The pharmaceutical arm of giant South Korean conglomerate Samsung was fined Wednesday for alleged accounting breaches amounting to nearly $4 billion, and had dealings in its shares suspended indefinitely.
The pharmaceutical arm of giant South Korean conglomerate Samsung was fined Wednesday for alleged accounting breaches amounting to nearly $4 billion, and had dealings in its shares suspended indefinitely. Contract drugmaker Samsung BioLogics is the third-biggest firm of its kind in the world by market share, and one of the South’s 10 most valuable companies.
It has a market capitalisation of 22 trillion won ($19 billion), even after a 30 percent decline over the past month as the scandal deepened.
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The Incheon-based firm “intentionally” violated accounting rules in 2015, a year ahead of its IPO, by inflating the value of a subsidiary, Seoul’s Financial Services Commission (FSC) said.
After making losses for years, Samsung BioLogics changed the valuation method of its 85 percent stake in another group affiliate, Samsung Bioepis, raising it by 4.5 trillion won ($3.9 billion) and resulting in net profit of 1.9 trillion won.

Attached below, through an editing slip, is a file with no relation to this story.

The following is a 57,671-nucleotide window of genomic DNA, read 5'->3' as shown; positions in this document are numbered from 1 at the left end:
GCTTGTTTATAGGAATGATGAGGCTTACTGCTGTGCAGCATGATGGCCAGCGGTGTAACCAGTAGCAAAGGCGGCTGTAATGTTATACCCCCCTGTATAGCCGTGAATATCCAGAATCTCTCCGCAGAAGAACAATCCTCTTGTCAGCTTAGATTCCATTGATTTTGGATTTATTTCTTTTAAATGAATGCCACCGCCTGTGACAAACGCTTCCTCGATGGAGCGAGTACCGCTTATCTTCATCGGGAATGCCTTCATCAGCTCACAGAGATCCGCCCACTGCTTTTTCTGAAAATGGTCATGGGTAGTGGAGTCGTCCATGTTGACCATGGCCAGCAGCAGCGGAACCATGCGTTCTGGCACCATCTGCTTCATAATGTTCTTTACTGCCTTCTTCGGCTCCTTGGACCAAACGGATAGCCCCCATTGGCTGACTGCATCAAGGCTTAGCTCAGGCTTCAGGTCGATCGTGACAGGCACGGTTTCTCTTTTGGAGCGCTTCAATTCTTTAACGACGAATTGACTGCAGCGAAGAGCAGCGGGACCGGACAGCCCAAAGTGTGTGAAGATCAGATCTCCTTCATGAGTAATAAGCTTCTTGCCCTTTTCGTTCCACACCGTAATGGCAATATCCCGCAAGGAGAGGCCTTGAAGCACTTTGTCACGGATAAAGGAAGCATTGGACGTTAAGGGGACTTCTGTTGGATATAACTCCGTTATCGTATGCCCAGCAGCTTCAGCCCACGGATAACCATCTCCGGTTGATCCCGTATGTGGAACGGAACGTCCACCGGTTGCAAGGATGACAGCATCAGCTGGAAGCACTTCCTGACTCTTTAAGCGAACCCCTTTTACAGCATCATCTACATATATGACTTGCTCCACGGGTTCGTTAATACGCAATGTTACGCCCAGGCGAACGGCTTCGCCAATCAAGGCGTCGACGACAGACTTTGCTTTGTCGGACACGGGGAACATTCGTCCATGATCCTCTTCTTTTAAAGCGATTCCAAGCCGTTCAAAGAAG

“Based on all evidence and all circumstances, we concluded that the firm… deployed arbitrary accounting methods that are not in line with official accounting rules,” FSC vice chairman Kim Yong-beom told reporters.
The FSC fined the firm 8 billion won and suspended trading in its shares “for a while” to give stock market authorities time to decide whether it should be delisted.
It also asked prosecutors to investigate the firm for accounting fraud and advised Samsung BioLogics to dismiss its current chief executive, Kim Tae-han.
The controversy is likely to cast a shadow over the South’s biggest conglomerate, which eyes pharmaceutical and healthcare businesses as a future engine for growth beyond its flagship businesses of mobile handsets and microchip production.
Samsung BioLogics apologised for “causing confusion” among investors and customers but rejected the claim by the FSC, saying the firm was “confident” that it did not violate accounting rules. and would go to court to try to have the ruling overturned.
“We were told by many accounting specialists that our handling of accounting matters was in line with laws,” it said in a statement, describing the FSC’s conclusions as “very regrettable”.